I came across a neat research paper from UCLA and a few others universities seeking to address the topic of whether investors with a high IQ actually exhibit superior investment performance over others. This study strikes at the heart of the notion that stock picking is a random walk and no one investor can reasonably outperform a proxy index over time due to efficient market theory. Based on the conclusions of this study, what efficient markets enthusiasts don’t consider is that not all traders are created equal. It’s a long, painful read, (here) but here are some basic outcomes and interesting points:
The paper starts off with the following ominous, yet so-true statement:
“The behavioral finance literature finds that individual investors, on average, make major investment mistakes. They under-participate in the stock market, grossly under diversify, enter wrong ticker symbols, buy index funds with exorbitant expense ratios, and lose when actively trading in the stock market.”
This begs the question as to whether more intelligent people make more rational, better-performing decisions. While the study’s data set was from trading in Finland and not the US (or which many readers here hail from), Finland is probably actually MORE suitable to a study of this sort for the following reasons:
- The Finnish school system is remarkably homogeneous: all education,including university education, is free and the quality of education is uniformly high across the country.
- The country is also racially homogeneous and compared to other countries, income is distributed fairly equally.
- These factors make it more likely that differences in measured IQ in Finland reflect genuine differences in innate intelligence.
So, Are Smart Investors Better Stock Pickers?
- They found that high IQ investors’ stock purchases subsequently outperform low IQ investors’ purchases by “an economically and statistically significant margin” (more on this below), particularly in the near future.
- They also found (interestingly) that High IQ investors obtained lower trading costs. i.e. the market orders of smart investors are placed at times when bid-ask spreads temporarily narrow.
- The results indicate IQ’s influence on stock-picking skill is particularly strong for returns measured two days later, when the purchases of high IQ investors outperform the purchases of their low IQ peers at an annualized rate of about 11% per year.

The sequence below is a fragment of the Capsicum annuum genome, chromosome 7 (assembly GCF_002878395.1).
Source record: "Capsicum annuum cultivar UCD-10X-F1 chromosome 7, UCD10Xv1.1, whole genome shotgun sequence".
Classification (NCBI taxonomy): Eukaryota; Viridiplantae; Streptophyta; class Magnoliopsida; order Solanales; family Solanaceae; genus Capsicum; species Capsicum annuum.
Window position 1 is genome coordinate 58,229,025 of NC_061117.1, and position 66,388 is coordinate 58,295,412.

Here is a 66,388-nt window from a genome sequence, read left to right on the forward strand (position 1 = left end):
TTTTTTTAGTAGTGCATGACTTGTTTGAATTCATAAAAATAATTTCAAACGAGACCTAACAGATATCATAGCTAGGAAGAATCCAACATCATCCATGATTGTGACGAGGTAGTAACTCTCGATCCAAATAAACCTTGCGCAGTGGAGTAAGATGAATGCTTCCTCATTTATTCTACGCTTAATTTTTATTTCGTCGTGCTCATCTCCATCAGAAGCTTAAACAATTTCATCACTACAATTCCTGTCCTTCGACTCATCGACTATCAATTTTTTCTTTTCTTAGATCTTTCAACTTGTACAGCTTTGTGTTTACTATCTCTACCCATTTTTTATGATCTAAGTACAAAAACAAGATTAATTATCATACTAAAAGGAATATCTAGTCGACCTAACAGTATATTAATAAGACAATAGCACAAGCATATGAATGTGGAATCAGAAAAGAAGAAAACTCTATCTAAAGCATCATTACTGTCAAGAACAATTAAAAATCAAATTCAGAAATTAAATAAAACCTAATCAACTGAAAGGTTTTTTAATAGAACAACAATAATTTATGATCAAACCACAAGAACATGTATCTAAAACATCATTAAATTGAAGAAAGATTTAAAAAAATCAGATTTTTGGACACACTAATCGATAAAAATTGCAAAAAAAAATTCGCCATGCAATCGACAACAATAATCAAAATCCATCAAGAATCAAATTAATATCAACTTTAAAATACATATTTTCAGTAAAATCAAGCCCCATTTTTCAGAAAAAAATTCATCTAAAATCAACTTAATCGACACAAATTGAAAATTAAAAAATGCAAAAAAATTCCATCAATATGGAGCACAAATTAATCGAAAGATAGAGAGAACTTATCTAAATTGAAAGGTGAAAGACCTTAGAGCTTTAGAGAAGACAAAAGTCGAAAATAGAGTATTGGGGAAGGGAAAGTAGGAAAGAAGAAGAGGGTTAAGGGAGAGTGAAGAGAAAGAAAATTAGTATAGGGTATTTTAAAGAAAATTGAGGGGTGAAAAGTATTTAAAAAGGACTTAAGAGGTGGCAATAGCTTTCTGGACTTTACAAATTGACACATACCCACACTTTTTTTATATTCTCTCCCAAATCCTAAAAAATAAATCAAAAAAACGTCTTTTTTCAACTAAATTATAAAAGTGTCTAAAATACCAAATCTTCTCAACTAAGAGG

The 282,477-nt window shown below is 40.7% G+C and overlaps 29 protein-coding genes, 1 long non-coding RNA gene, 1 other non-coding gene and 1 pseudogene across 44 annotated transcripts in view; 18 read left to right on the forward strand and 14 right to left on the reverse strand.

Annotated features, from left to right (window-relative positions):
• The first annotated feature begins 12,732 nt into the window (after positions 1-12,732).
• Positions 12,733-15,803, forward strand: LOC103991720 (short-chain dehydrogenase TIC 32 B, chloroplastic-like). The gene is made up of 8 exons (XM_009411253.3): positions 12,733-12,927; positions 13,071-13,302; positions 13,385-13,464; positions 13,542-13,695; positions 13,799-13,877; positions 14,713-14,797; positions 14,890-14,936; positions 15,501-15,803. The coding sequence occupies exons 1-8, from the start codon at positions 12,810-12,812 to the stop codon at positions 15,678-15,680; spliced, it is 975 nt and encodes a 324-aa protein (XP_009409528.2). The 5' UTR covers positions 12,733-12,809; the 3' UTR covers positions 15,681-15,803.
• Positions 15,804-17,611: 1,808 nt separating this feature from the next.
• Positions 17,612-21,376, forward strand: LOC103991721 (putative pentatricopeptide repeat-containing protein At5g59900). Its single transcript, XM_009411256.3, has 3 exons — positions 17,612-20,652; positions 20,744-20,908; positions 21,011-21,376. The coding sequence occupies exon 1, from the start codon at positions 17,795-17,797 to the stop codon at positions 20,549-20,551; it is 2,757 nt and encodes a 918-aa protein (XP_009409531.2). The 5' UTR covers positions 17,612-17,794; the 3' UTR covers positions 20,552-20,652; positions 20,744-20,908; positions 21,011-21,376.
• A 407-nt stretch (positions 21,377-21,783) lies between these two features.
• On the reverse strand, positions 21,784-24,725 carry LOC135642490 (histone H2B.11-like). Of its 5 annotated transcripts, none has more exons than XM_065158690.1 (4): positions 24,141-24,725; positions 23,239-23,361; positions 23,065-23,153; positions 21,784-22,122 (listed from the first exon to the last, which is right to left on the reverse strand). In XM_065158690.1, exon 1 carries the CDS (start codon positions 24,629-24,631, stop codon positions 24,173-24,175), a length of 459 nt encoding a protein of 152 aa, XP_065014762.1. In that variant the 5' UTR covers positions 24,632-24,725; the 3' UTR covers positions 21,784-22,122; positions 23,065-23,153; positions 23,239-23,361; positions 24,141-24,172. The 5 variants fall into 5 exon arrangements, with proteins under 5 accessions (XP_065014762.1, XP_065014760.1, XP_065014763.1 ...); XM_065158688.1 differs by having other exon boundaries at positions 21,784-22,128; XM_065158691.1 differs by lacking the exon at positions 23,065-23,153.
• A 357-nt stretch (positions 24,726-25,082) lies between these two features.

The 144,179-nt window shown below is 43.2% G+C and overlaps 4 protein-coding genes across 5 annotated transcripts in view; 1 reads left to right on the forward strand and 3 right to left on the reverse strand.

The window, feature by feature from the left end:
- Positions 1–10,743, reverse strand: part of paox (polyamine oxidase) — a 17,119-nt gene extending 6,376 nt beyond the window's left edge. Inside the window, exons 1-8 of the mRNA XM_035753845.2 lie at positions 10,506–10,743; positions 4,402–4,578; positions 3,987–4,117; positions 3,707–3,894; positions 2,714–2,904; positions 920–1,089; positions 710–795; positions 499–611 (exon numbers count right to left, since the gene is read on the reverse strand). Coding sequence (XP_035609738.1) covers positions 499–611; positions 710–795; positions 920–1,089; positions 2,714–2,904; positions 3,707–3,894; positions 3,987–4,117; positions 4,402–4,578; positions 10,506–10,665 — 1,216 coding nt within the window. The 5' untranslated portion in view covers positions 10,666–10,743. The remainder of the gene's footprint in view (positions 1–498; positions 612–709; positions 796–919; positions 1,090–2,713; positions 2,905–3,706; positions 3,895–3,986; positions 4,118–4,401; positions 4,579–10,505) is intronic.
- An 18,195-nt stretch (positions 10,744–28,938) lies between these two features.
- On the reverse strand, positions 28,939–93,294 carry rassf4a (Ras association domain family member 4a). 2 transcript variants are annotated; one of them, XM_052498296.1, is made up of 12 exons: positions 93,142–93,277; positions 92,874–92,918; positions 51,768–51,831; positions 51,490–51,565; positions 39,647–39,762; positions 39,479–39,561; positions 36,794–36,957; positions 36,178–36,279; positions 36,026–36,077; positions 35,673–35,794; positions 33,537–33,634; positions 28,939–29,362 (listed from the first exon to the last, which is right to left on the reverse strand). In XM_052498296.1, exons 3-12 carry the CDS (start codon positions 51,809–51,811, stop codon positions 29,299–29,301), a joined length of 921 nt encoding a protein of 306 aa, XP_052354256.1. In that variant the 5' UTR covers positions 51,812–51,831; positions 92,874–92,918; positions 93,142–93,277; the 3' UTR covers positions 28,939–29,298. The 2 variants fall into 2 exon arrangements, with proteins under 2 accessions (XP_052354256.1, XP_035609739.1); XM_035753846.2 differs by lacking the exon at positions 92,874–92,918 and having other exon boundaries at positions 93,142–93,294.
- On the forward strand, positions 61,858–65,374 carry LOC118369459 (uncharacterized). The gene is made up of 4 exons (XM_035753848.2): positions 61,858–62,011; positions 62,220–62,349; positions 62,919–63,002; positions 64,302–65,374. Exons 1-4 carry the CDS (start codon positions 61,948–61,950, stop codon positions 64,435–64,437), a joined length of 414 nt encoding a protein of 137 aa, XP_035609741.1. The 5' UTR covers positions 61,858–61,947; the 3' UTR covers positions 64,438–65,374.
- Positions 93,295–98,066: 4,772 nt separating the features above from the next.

- However, high IQ investors’ purchases also earn superior and significant returns up to one month in the future.
- The benefit tends to dissipate after approximately 1 month.
Interesting Study Observations:
- In looking at the data, it’s evident that high IQ traders have larger portfolios (this would tend to make sense that smarter people tend of have more money), but they also conduct more trades. Everything we’d been taught over the years was that smart investors buy and hold, while dummies traded. The data indicates otherwise – both from a standpoint of what smart investors do AND from a performance standpoint.
- The final graphs also indicated that high IQ traders not only had better buy executions, but also knew when to sell. Many tenured traders will highlight that knowing when to sell is more than half the battle (not just 50% of the battle).
My Thoughts on Smart vs. Dumb Investors:
I know my trading portfolio has performed marginally better than the S&P 500 each year over the past few years prior to expenses. There is no good proxy to compare with though since I generally trade riskier stocks/ETFs, emerging markets ETFs and I hedge with options (see how stock options work) to protect from rapid downside moves such as what we saw in 2008-2009. With expenses, it’s hit or miss each year. This is encouraging in that if I were trading with a big-time investment portfolio, perhaps I would routinely outperform when trading fees were marginalized due to scale. Conversely, in my situation, it begs the question as to whether the time and effort that go into research and executions are really worth it. I like to think that as I hone my skills over decades of experience it will have a meaningful contribution to my net wealth and benefit my family. But with only 10 years of active trading to draw on (and not knowing my IQ!), perhaps there’s no way for me to draw any meaningful conclusions.
I don’t know what my IQ is. My parents would never tell me. I suspect either they didn’t remember or they didn’t think I’d like what I heard.
Regardless, I’m curious to hear what your thoughts are on the study, whether you can draw any meaningful conclusions from the study and whether it would influence your affinity for trading.
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